When the Great Recession set in after the 2008 economic crisis, luxury vacations were far from the minds of most Americans, some of whom are still embarking on their own road to recovery. The rise of "staycations" and other cost-cutting measures inevitably drew investors to move away from the travel and hospitality industries. However, as American consumers continue to rally, some investors argue that the time has come to revisit these areas.
Recently, Hodges Capital Management founder Donald Hodges spoke with Forbes staff writer and investment expert Wallace Forbes about the current state of the travel industry, and why airline stocks may soon become a hot commodity.
"They haven't done well over a long, long period of time but [airlines are] beginning to do well because they're beginning to learn how to make money," Hodges told the source. "Their biggest percentage moves have already been made but we could still see 20-30 percent gains from here over the next 18 months."
Hodges noted that this area has become much less competitive as less successful airlines have gone out of business, but those remaining in operations have enjoyed higher-occupancy flights in recent years.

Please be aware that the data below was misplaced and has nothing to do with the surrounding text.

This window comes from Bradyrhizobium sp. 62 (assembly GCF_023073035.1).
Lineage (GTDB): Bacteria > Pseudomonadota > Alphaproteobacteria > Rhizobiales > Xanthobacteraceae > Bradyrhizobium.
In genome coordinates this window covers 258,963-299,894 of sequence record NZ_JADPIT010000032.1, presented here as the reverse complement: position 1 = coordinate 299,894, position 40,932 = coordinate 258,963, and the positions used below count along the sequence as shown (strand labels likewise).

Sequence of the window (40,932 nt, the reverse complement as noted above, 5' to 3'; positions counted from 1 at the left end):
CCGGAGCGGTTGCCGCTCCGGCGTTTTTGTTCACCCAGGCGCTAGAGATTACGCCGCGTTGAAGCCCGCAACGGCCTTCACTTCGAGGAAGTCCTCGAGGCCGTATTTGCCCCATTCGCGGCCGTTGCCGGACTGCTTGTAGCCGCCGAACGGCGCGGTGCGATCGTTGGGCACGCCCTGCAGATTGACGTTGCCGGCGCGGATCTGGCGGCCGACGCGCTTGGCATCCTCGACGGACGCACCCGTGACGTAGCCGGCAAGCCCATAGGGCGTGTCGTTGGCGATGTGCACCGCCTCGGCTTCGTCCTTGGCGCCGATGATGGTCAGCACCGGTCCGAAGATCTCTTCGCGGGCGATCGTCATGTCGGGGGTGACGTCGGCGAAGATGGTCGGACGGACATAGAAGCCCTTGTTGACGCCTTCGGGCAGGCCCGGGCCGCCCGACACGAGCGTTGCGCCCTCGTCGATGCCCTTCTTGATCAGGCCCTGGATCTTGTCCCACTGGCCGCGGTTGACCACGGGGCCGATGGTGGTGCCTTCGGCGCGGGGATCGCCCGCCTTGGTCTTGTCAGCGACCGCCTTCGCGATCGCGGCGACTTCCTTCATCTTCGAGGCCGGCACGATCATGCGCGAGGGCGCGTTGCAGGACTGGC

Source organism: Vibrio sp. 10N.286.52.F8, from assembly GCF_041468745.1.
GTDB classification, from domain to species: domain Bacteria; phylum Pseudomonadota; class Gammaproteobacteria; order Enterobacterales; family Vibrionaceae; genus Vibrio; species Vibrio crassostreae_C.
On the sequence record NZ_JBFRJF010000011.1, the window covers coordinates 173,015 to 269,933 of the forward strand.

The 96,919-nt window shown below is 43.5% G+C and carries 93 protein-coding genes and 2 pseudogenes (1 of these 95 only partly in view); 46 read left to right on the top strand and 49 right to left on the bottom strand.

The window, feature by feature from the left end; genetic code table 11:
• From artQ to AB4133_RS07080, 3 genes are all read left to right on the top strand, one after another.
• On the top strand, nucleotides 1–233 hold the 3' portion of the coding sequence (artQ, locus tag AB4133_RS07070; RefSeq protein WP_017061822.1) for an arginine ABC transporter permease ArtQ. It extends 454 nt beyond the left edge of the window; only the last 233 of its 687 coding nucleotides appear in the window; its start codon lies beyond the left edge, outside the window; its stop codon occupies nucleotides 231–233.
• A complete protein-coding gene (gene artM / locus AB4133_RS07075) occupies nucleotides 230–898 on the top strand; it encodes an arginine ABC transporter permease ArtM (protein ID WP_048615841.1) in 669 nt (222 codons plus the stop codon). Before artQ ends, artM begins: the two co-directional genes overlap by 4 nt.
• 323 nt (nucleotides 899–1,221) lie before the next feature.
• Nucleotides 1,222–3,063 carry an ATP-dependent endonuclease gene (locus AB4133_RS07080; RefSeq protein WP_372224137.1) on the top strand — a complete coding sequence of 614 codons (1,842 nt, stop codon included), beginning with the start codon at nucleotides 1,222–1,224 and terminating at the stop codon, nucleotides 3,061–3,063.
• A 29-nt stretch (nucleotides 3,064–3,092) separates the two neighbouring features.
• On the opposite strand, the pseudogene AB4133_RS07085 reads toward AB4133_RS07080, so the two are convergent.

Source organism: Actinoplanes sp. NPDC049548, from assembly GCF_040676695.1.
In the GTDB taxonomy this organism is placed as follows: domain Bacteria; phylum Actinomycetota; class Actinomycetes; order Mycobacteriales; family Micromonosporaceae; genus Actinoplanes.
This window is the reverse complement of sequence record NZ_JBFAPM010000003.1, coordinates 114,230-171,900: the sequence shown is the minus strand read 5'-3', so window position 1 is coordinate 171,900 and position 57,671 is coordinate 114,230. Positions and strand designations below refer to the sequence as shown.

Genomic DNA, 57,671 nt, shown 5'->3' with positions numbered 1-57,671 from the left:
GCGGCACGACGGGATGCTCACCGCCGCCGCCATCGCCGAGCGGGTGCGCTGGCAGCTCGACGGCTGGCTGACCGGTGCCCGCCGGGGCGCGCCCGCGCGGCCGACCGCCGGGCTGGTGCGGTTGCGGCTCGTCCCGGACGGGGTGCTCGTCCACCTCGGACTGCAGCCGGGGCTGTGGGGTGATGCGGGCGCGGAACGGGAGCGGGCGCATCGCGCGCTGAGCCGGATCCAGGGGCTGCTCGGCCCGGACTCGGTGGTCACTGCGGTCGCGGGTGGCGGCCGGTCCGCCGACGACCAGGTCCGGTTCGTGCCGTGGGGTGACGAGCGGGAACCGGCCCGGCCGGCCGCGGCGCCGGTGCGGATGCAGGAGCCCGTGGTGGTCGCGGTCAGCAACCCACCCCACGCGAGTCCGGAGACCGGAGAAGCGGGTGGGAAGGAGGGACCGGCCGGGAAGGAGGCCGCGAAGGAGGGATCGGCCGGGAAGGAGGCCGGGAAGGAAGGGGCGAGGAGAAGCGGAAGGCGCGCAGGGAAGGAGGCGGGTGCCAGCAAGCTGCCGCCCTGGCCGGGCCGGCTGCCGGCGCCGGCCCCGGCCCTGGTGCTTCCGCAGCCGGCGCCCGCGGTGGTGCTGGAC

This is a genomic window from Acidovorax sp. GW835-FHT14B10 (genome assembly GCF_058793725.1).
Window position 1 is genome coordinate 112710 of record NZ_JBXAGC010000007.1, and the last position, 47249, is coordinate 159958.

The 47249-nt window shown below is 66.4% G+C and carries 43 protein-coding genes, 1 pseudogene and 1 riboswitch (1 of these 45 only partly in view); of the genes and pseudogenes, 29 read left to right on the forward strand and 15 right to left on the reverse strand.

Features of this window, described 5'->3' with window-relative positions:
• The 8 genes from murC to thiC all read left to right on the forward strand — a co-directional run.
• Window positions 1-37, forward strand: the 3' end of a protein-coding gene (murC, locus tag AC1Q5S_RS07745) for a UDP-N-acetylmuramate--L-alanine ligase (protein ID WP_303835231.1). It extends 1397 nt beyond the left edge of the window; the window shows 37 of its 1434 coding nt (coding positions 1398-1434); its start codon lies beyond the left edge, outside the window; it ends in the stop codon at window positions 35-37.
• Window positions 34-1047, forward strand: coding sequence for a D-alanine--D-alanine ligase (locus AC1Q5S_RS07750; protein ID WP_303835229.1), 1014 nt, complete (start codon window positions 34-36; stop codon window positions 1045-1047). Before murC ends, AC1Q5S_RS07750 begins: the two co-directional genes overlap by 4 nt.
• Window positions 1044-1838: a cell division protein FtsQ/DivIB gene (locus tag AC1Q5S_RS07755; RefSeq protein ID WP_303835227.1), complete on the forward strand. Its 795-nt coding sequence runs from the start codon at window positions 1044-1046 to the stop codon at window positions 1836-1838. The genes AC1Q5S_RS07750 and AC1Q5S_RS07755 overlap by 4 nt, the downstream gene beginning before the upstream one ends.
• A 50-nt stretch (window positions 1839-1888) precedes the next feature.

Though airline stock may be on the rise by Hodges' estimation, the hotel industry doesn't appear to have such a promising trajectory, according to the analysts at Zacks Equity Research. The source notes that the hospitality sector in certain tourist-magnets including New York and San Francisco has shown signs of growth, but argues that this initial resurgence could be shortlived if job creation within the leisure industry continues to lag.
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Categories: Stock News